Child Tax Credit Eligibility: Who Gets IRS Payments This Week?
Millions of Americans are set to receive cash from the federal government starting on Thursday in the first round of monthly advance child tax credit payments.
It's a mouthful, but it's money: Due to a recent policy change, families can expect to get up to $300 per kid, depending on age and eligibility, every month for the next six months. July 15 is the official payment date for the initial round of checks.
The child tax credit is usually $2,000 per qualifying child, but the American Rescue Plan significantly increased the amount in connection with the pandemic earlier this year. For kids under 6, the child tax credit for 2021 is $3,600; for kids between 6 and 17, it's $3,000. (President Joe Biden is pushing to extend it further than 2021, but that's still up in the air.)
Instead of waiting to claim the credit on their taxes next spring and getting a lump sum then, families will get some of the money in monthly installments through the end of 2021. Like it did with the coronavirus stimulus checks, the IRS is coordinating the payments.
An estimated 39 million families qualify for these advance payments — but are you among them? Here's what to know about eligibility for the child tax credit payment this week.
Am I getting an advance child tax credit payment?
Most eligible families didn't have to take any action. The IRS automatically enrolled you in advance payments if you filed taxes in 2019 or 2020 and claimed the child tax credit on them. Ditto if you didn't file taxes but gave the IRS your info so it could send you a stimulus check using the Non-Filers tool on its website.
(That said, if you had/have a child in 2021, change your filing status or see your income fluctuate, you might want to contact the IRS to make sure you're receiving the right amount of money.)
You can opt out of advance child tax credit payments — and, in fact, experts recommend it if you typically owe on your taxes, share equal custody or fit into one of these other categories — but it's too late to do so for this first round. Use this IRS tool to unenroll by Aug. 2 for the Aug. 13 payment date.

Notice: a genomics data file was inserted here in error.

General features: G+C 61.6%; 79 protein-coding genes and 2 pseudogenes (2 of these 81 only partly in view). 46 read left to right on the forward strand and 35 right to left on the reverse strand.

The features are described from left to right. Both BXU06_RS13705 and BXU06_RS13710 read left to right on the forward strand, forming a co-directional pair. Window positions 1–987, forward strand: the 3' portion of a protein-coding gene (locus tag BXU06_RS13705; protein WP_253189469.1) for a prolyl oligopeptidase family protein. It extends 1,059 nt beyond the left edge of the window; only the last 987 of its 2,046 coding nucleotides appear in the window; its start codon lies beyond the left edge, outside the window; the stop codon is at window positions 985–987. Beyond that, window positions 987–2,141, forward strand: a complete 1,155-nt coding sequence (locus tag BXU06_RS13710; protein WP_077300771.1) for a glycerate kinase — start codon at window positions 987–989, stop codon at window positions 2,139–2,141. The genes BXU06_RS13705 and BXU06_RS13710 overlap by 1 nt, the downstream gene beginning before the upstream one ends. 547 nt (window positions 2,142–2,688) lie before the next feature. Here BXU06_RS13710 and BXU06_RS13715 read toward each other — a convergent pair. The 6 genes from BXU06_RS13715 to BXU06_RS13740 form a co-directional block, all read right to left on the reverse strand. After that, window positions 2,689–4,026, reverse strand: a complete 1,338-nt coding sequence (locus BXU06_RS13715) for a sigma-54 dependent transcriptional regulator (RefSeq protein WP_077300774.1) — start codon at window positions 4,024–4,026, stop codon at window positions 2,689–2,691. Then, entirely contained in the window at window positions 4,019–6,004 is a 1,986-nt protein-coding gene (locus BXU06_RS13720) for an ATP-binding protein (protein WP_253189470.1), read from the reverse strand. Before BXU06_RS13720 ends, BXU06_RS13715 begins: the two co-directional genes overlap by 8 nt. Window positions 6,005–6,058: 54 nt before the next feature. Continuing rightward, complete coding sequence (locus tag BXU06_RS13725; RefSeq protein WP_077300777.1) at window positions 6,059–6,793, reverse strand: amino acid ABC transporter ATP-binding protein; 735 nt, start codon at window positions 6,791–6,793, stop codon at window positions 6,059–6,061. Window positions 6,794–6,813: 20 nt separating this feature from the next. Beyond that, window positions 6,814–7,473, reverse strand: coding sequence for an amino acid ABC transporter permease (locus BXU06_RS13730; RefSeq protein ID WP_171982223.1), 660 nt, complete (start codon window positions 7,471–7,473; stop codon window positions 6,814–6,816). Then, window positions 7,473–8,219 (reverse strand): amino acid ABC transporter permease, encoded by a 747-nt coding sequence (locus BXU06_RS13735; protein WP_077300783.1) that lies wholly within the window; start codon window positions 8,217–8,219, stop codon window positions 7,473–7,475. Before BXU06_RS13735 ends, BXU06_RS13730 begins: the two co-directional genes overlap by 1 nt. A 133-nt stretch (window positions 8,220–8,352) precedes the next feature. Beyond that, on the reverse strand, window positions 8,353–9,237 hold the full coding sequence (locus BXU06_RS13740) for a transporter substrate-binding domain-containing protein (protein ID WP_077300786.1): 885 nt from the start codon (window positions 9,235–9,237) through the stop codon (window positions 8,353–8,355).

2021 child tax credit payment requirements
First of all, you have to live in the U.S. for at least half of the year (or have a spouse who does).
Second, the child in question must have a Social Security number and be under age 18 as of December 31, 2021. They can be your son, daughter, foster child, step-child, sibling, step-sibling, half-sibling or descendant. They generally have to live with you for at least half of the year, have to be your dependent and can't provide more than half of their own support.
Are there income limits for the child tax credit payment?
Yes. They have to do with your modified adjusted gross income, or MAGI. In this case, your MAGI is your adjusted gross income plus any foreign earned income and/or income from Puerto Rico and American Samoa.
There are two stages of phaseouts.
If your MAGI is over $75,000 and you're a single filer, over $112,500 and you're filing as head of household, or over $150,000 and you're married filing jointly, you will see your child tax credit reduced by $50 for each $1,000 your MAGI is over the limit for your filing cohort. But in those cases, the lowest it can go is $2,000.
It'll be further reduced — below the $2,000 threshold — if your MAGI exceeds $200,000 as a single or head-of-household filer or $400,000 as a joint filer.
For more information, see Money's master guide to the 2021 child tax credit here.
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6 Expert Tips for Navigating the New Monthly Child Tax Credit
Child Tax Credit Update: You Can Now Change the Bank Account Where the IRS Sends Your Payments
Parents Will Start Automatically Receiving Monthly Payments July 15